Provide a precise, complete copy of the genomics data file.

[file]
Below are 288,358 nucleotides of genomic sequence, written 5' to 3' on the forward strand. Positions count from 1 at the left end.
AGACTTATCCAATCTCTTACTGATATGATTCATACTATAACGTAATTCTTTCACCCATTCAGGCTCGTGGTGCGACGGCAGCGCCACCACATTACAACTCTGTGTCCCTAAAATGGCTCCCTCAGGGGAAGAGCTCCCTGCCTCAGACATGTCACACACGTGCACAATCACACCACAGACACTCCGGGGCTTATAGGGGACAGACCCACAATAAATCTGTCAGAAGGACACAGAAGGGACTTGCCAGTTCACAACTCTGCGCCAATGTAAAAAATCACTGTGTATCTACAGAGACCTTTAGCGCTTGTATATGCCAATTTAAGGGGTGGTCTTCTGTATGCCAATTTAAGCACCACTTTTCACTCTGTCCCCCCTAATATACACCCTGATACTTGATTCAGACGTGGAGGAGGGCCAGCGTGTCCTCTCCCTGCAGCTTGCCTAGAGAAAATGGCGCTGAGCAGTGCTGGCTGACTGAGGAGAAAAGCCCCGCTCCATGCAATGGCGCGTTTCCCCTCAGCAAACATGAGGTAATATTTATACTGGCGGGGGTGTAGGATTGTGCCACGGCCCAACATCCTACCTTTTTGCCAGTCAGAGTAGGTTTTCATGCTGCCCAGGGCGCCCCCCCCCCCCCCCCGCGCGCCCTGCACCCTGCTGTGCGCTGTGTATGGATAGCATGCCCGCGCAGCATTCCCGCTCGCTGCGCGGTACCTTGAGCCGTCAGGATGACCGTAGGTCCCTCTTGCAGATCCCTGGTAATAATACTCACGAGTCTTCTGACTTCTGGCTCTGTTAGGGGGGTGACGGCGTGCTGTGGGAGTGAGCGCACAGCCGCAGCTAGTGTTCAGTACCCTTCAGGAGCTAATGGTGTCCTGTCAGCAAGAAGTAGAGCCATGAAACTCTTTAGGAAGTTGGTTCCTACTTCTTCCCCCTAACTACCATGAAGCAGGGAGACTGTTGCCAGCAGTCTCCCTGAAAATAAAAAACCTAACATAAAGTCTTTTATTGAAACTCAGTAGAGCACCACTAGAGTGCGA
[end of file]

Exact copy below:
Below are 288,358 nucleotides of genomic sequence, written 5' to 3' on the forward strand. Positions count from 1 at the left end.
AGACTTATCCAATCTCTTACTGATATGATTCATACTATAACGTAATTCTTTCACCCATTCAGGCTCGTGGTGCGACGGCAGCGCCACCACATTACAACTCTGTGTCCCTAAAATGGCTCCCTCAGGGGAAGAGCTCCCTGCCTCAGACATGTCACACACGTGCACAATCACACCACAGACACTCCGGGGCTTATAGGGGACAGACCCACAATAAATCTGTCAGAAGGACACAGAAGGGACTTGCCAGTTCACAACTCTGCGCCAATGTAAAAAATCACTGTGTATCTACAGAGACCTTTAGCGCTTGTATATGCCAATTTAAGGGGTGGTCTTCTGTATGCCAATTTAAGCACCACTTTTCACTCTGTCCCCCCTAATATACACCCTGATACTTGATTCAGACGTGGAGGAGGGCCAGCGTGTCCTCTCCCTGCAGCTTGCCTAGAGAAAATGGCGCTGAGCAGTGCTGGCTGACTGAGGAGAAAAGCCCCGCTCCATGCAATGGCGCGTTTCCCCTCAGCAAACATGAGGTAATATTTATACTGGCGGGGGTGTAGGATTGTGCCACGGCCCAACATCCTACCTTTTTGCCAGTCAGAGTAGGTTTTCATGCTGCCCAGGGCGCCCCCCCCCCCCCCCCGCGCGCCCTGCACCCTGCTGTGCGCTGTGTATGGATAGCATGCCCGCGCAGCATTCCCGCTCGCTGCGCGGTACCTTGAGCCGTCAGGATGACCGTAGGTCCCTCTTGCAGATCCCTGGTAATAATACTCACGAGTCTTCTGACTTCTGGCTCTGTTAGGGGGGTGACGGCGTGCTGTGGGAGTGAGCGCACAGCCGCAGCTAGTGTTCAGTACCCTTCAGGAGCTAATGGTGTCCTGTCAGCAAGAAGTAGAGCCATGAAACTCTTTAGGAAGTTGGTTCCTACTTCTTCCCCCTAACTACCATGAAGCAGGGAGACTGTTGCCAGCAGTCTCCCTGAAAATAAAAAACCTAACATAAAGTCTTTTATTGAAACTCAGTAGAGCACCACTAGAGTGCGA